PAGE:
News & Views Monday 10th December to Sunday 16th December  

Home Office Guilty of Harm, Not Us: Stansted 15 Respond to Guilty Verdict

‘Out of control’ Home Office should have been in the dock, not us: The Stansted 15 protesters, who stopped a government deportation flight from taking off in March last year, have  been found guilty of breaching terror laws. After 9 weeks the jury found all fifteen defendants guilty of intentional disruption of services and endangerment at an aerodrome under the 1990 Aviation and Maritime Security Act – a controversial use of terror-related law. The Stansted 15 were accused by the government of putting the safety of the airport and passengers at risk, a charge rejected by all 15 defendants. The trial followed a peaceful action which stopped a chartered deportation flight from taking off in March 2017. Sentencing will take place on February 4th.

Responding to the verdict in a statement the Stansted 15 said: “We are guilty of nothing more than intervening to prevent harm. The real crime is the government’s cowardly, inhumane and barely legal deportation flights and the unprecedented use of terror law to crack down on peaceful protest. We must challenge this shocking use of draconian legislation, and continue to demand an immediate end to these secretive deportation charter flights and a full independent public inquiry into the government’s ‘hostile environment’.”
“Justice will not be done until we are exonerated and the Home Office is held to account for the danger it puts people in every single day. It endangers people in dawn raids on their homes, at detention centres and on these brutal flights. The system is out of control. It is unfair, unjust and unlawful and it must be stopped.”

Melanie Strickland, one of the defendants, said: “To be found guilty of a terror-related charge for a peaceful protest is devastating for us, and profoundly disturbing for democracy in this country. It’s the Home Office’s brutal, secretive and barely legal practice of mass deportation flights that is putting people in danger, and their ‘hostile environment’ policy that is hurting vulnerable people from our communities. It’s the Home Office that should have been in the dock, not us.”

A man who was set to be deported on the flight but has since been granted a right to remain in the UK said: “The Stansted 15 have been found guilty of breaching a barely used terror law. Though the jury were convinced that their actions breached this legislation, there’s no doubt in my mind that these 15 brave people are heroes, not criminals. For me a crime is doing something that is evil, shameful or just wrong – and it’s clear that it is the actions of the Home Office tick all of these boxes – and the Stansted 15 were trying to stop the real crime being committed. ‘As the Stansted 15 face their own purgatory – awaiting sentences in the following weeks – I will be praying that they are shown leniency. Without their actions I would have missed my daughter’s birth, and faced the utter injustice of being deported from this country with having my now successful appeal heard. My message to them today is to fight on. Their cause is just, and history will absolve you of the guilt that the system has marked you with.’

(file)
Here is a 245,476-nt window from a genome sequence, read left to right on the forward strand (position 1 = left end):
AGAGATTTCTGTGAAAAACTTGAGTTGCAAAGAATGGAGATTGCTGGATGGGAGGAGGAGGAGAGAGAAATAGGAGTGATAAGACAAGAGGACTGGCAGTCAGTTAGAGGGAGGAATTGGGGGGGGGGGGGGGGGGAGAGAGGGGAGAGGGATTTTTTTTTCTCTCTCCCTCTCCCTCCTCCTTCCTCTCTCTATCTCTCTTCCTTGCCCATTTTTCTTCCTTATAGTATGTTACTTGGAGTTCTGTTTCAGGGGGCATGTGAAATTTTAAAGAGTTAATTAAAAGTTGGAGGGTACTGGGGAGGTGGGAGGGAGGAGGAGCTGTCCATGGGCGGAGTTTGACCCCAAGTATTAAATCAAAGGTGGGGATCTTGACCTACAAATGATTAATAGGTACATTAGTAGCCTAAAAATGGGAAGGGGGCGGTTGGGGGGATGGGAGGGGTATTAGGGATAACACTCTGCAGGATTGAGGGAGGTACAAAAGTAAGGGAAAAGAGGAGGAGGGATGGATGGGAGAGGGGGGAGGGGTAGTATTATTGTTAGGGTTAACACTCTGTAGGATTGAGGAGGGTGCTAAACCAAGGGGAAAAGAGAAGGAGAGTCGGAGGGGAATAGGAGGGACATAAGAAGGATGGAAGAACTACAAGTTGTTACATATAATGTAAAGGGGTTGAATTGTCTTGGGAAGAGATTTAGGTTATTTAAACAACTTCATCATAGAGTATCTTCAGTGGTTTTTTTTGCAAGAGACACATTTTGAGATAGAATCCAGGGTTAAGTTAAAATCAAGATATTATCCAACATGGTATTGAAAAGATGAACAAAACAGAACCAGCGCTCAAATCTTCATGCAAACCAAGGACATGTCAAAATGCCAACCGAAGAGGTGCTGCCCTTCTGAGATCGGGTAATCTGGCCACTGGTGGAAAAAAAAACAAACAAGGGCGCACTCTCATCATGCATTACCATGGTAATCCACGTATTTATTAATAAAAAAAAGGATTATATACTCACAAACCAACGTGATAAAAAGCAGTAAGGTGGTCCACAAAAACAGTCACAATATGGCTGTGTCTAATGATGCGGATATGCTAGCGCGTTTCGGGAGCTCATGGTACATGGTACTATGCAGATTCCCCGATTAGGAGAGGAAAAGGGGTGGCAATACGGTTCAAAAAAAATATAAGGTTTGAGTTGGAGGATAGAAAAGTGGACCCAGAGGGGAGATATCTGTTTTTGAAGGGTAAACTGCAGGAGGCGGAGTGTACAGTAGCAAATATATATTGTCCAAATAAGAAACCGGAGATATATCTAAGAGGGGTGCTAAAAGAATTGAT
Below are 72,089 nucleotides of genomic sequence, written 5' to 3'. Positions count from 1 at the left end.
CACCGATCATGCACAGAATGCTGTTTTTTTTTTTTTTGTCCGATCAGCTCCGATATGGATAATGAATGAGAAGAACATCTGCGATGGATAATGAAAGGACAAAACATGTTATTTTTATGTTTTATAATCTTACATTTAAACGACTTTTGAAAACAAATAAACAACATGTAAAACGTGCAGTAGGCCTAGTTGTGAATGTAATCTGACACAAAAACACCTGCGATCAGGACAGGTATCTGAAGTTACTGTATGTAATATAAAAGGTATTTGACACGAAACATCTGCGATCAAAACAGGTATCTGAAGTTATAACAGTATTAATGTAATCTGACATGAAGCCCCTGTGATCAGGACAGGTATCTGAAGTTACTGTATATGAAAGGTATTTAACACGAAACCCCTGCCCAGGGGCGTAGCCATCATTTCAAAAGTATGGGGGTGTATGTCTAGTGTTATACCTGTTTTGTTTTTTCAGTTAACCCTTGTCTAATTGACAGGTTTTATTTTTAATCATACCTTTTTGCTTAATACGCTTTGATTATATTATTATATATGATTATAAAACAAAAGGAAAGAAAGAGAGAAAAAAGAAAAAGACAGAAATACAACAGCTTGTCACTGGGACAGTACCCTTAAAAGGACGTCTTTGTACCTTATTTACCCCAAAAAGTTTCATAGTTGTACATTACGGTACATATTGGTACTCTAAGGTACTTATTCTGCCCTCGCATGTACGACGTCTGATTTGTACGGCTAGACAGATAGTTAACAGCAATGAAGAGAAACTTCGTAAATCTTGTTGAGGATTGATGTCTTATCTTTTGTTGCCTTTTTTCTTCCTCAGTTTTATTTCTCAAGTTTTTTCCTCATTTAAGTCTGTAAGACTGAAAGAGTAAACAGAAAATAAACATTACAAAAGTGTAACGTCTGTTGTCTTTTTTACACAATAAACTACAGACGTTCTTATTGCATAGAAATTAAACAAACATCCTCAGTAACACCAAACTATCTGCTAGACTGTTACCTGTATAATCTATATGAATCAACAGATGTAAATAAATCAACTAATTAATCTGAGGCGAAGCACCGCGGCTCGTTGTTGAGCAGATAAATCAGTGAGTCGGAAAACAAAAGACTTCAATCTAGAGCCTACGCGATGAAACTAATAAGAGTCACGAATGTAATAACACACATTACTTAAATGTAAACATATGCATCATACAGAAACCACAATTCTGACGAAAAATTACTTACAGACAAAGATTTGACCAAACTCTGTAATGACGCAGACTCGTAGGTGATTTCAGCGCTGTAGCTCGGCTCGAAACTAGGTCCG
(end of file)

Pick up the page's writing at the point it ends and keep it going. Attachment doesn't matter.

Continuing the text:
Raj Chada, Partner from Hodge Jones & Allen, who represented all 15 of the defendants said: “We are deeply disappointed by today’s verdicts. In our view it is inconceivable that our clients were charged under counter terrorism legislation for what was a just protest against deporting asylum seekers. Hodge Jones & Allen previously represented 13 defendants who protested at Heathrow in similar circumstances to the 15 at Stansted, yet they were not charged with this draconian legislation. We believe this was an abuse of power by the Attorney General and the CPS as they should never have been charged with these offences. The fact is that the actions of these protestors resulted in two people who were about to be wrongfully deported remaining in the UK.”

Asylum Research Consultancy (ARC) COI Update Vol. 184

This document provides an update of UK Country Guidance case law, UK Home Office publications and developments in refugee producing countries (focusing on those which generate the most asylum seekers in the UK) between 27 November and 10 December 2018.

Download the full report,

Stansted 15 Convictions A ‘Crushing Blow For Human Rights In UK’

Two of the activists convicted of terrorism offences for blocking the takeoff of an immigration removal charter flight at Stansted airport have spoken of their shock at the verdicts, describing the outcome as an “unprecedented crackdown on the right to protest”.